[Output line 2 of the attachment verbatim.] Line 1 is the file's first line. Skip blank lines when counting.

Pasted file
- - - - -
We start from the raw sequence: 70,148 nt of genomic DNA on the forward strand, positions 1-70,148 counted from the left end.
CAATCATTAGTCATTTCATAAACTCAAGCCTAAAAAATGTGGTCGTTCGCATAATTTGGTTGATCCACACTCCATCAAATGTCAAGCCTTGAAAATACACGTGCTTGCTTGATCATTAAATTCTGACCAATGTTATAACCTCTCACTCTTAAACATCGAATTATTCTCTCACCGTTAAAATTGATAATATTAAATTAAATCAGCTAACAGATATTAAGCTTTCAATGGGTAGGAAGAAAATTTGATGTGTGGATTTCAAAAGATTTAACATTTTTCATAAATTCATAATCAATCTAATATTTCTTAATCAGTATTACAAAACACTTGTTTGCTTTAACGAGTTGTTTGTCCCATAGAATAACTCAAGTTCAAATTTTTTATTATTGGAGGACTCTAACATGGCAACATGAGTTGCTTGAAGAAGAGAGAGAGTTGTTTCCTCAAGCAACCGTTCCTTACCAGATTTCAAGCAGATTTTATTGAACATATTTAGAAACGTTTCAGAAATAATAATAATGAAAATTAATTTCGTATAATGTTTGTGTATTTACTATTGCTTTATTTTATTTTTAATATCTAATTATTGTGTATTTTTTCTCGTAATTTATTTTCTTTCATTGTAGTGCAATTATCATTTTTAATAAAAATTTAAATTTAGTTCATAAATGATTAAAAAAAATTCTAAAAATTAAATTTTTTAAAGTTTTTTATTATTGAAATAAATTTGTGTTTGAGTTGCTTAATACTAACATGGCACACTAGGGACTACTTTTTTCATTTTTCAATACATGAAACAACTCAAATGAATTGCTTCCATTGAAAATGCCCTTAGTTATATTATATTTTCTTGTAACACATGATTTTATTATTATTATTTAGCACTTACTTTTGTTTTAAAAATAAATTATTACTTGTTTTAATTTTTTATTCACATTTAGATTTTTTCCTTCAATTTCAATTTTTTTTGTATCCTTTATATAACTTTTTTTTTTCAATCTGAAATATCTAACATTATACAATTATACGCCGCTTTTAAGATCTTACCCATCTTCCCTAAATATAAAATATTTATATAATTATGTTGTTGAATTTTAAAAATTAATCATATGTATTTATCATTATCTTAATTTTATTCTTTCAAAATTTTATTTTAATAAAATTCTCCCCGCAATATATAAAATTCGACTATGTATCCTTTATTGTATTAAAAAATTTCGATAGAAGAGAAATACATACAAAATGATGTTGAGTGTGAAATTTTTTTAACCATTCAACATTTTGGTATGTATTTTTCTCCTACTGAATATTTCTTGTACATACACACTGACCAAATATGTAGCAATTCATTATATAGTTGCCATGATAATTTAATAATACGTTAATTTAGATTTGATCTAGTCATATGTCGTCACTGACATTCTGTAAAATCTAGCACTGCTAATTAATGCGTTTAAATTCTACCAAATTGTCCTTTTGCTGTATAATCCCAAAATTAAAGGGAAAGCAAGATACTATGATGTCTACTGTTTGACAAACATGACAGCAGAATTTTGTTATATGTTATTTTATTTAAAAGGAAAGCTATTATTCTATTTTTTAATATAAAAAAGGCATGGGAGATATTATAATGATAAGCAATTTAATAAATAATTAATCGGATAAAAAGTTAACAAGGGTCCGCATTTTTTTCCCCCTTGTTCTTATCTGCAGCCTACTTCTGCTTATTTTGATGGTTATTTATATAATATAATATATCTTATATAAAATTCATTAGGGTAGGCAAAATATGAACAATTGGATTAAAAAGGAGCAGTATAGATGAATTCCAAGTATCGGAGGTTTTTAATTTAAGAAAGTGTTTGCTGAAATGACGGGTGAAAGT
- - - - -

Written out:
CAATCATTAGTCATTTCATAAACTCAAGCCTAAAAAATGTGGTCGTTCGCATAATTTGGTTGATCCACACTCCATCAAATGTCAAGCCTTGAAAATACACGTGCTTGCTTGATCATTAAATTCTGACCAATGTTATAACCTCTCACTCTTAAACATCGAATTATTCTCTCACCGTTAAAATTGATAATATTAAATTAAATCAGCTAACAGATATTAAGCTTTCAATGGGTAGGAAGAAAATTTGATGTGTGGATTTCAAAAGATTTAACATTTTTCATAAATTCATAATCAATCTAATATTTCTTAATCAGTATTACAAAACACTTGTTTGCTTTAACGAGTTGTTTGTCCCATAGAATAACTCAAGTTCAAATTTTTTATTATTGGAGGACTCTAACATGGCAACATGAGTTGCTTGAAGAAGAGAGAGAGTTGTTTCCTCAAGCAACCGTTCCTTACCAGATTTCAAGCAGATTTTATTGAACATATTTAGAAACGTTTCAGAAATAATAATAATGAAAATTAATTTCGTATAATGTTTGTGTATTTACTATTGCTTTATTTTATTTTTAATATCTAATTATTGTGTATTTTTTCTCGTAATTTATTTTCTTTCATTGTAGTGCAATTATCATTTTTAATAAAAATTTAAATTTAGTTCATAAATGATTAAAAAAAATTCTAAAAATTAAATTTTTTAAAGTTTTTTATTATTGAAATAAATTTGTGTTTGAGTTGCTTAATACTAACATGGCACACTAGGGACTACTTTTTTCATTTTTCAATACATGAAACAACTCAAATGAATTGCTTCCATTGAAAATGCCCTTAGTTATATTATATTTTCTTGTAACACATGATTTTATTATTATTATTTAGCACTTACTTTTGTTTTAAAAATAAATTATTACTTGTTTTAATTTTTTATTCACATTTAGATTTTTTCCTTCAATTTCAATTTTTTTTGTATCCTTTATATAACTTTTTTTTTTCAATCTGAAATATCTAACATTATACAATTATACGCCGCTTTTAAGATCTTACCCATCTTCCCTAAATATAAAATATTTATATAATTATGTTGTTGAATTTTAAAAATTAATCATATGTATTTATCATTATCTTAATTTTATTCTTTCAAAATTTTATTTTAATAAAATTCTCCCCGCAATATATAAAATTCGACTATGTATCCTTTATTGTATTAAAAAATTTCGATAGAAGAGAAATACATACAAAATGATGTTGAGTGTGAAATTTTTTTAACCATTCAACATTTTGGTATGTATTTTTCTCCTACTGAATATTTCTTGTACATACACACTGACCAAATATGTAGCAATTCATTATATAGTTGCCATGATAATTTAATAATACGTTAATTTAGATTTGATCTAGTCATATGTCGTCACTGACATTCTGTAAAATCTAGCACTGCTAATTAATGCGTTTAAATTCTACCAAATTGTCCTTTTGCTGTATAATCCCAAAATTAAAGGGAAAGCAAGATACTATGATGTCTACTGTTTGACAAACATGACAGCAGAATTTTGTTATATGTTATTTTATTTAAAAGGAAAGCTATTATTCTATTTTTTAATATAAAAAAGGCATGGGAGATATTATAATGATAAGCAATTTAATAAATAATTAATCGGATAAAAAGTTAACAAGGGTCCGCATTTTTTTCCCCCTTGTTCTTATCTGCAGCCTACTTCTGCTTATTTTGATGGTTATTTATATAATATAATATATCTTATATAAAATTCATTAGGGTAGGCAAAATATGAACAATTGGATTAAAAAGGAGCAGTATAGATGAATTCCAAGTATCGGAGGTTTTTAATTTAAGAAAGTGTTTGCTGAAATGACGGGTGAAAGT